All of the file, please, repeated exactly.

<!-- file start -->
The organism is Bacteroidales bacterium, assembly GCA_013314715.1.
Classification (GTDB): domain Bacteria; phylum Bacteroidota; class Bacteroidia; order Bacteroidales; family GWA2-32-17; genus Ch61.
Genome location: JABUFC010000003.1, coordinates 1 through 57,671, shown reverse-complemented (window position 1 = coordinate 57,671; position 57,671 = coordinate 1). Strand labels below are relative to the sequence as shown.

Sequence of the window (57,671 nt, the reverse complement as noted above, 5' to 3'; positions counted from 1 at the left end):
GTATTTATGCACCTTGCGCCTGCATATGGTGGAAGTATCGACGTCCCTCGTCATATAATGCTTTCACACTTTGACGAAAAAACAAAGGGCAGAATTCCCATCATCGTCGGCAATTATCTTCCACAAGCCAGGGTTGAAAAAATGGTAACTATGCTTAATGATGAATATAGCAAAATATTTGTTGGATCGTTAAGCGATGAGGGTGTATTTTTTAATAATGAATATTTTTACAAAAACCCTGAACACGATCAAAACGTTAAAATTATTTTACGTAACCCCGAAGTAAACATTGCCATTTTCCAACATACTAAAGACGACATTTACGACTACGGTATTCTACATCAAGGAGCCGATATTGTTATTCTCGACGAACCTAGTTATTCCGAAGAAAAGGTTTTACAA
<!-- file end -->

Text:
The organism is Bacteroidales bacterium, assembly GCA_013314715.1.
Classification (GTDB): domain Bacteria; phylum Bacteroidota; class Bacteroidia; order Bacteroidales; family GWA2-32-17; genus Ch61.
Genome location: JABUFC010000003.1, coordinates 1 through 57,671, shown reverse-complemented (window position 1 = coordinate 57,671; position 57,671 = coordinate 1). Strand labels below are relative to the sequence as shown.

Sequence of the window (57,671 nt, the reverse complement as noted above, 5' to 3'; positions counted from 1 at the left end):
GTATTTATGCACCTTGCGCCTGCATATGGTGGAAGTATCGACGTCCCTCGTCATATAATGCTTTCACACTTTGACGAAAAAACAAAGGGCAGAATTCCCATCATCGTCGGCAATTATCTTCCACAAGCCAGGGTTGAAAAAATGGTAACTATGCTTAATGATGAATATAGCAAAATATTTGTTGGATCGTTAAGCGATGAGGGTGTATTTTTTAATAATGAATATTTTTACAAAAACCCTGAACACGATCAAAACGTTAAAATTATTTTACGTAACCCCGAAGTAAACATTGCCATTTTCCAACATACTAAAGACGACATTTACGACTACGGTATTCTACATCAAGGAGCCGATATTGTTATTCTCGACGAACCTAGTTATTCCGAAGAAAAGGTTTTACAA